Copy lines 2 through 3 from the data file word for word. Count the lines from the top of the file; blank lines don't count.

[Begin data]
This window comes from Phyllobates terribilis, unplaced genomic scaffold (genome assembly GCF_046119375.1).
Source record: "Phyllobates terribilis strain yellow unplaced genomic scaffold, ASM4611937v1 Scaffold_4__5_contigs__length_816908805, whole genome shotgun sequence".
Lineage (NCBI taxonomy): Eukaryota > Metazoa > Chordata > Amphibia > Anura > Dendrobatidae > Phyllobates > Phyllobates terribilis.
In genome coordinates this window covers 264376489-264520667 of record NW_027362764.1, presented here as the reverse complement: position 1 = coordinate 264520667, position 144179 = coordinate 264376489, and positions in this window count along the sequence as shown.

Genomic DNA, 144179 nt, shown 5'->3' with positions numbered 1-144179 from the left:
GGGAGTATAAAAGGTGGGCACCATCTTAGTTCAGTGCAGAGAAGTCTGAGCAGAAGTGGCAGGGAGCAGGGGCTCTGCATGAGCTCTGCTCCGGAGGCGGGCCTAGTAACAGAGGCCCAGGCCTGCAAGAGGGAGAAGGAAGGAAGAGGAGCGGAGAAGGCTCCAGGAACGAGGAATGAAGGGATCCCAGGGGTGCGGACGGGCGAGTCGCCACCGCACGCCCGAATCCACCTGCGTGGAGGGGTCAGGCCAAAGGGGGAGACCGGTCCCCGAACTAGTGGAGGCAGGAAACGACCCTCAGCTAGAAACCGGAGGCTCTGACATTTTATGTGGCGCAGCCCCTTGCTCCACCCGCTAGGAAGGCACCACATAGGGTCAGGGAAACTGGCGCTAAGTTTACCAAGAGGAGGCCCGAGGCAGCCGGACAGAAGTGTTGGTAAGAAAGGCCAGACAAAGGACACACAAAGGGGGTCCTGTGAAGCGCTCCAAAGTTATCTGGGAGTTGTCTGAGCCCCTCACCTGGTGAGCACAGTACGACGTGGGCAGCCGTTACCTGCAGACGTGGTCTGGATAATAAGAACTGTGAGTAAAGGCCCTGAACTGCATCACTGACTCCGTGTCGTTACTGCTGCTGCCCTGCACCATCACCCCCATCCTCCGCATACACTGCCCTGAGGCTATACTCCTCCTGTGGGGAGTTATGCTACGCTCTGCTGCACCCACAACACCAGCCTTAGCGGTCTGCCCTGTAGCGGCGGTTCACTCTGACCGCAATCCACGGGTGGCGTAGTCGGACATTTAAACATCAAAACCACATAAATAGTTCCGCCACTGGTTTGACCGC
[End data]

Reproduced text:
Source record: "Phyllobates terribilis strain yellow unplaced genomic scaffold, ASM4611937v1 Scaffold_4__5_contigs__length_816908805, whole genome shotgun sequence".
Lineage (NCBI taxonomy): Eukaryota > Metazoa > Chordata > Amphibia > Anura > Dendrobatidae > Phyllobates > Phyllobates terribilis.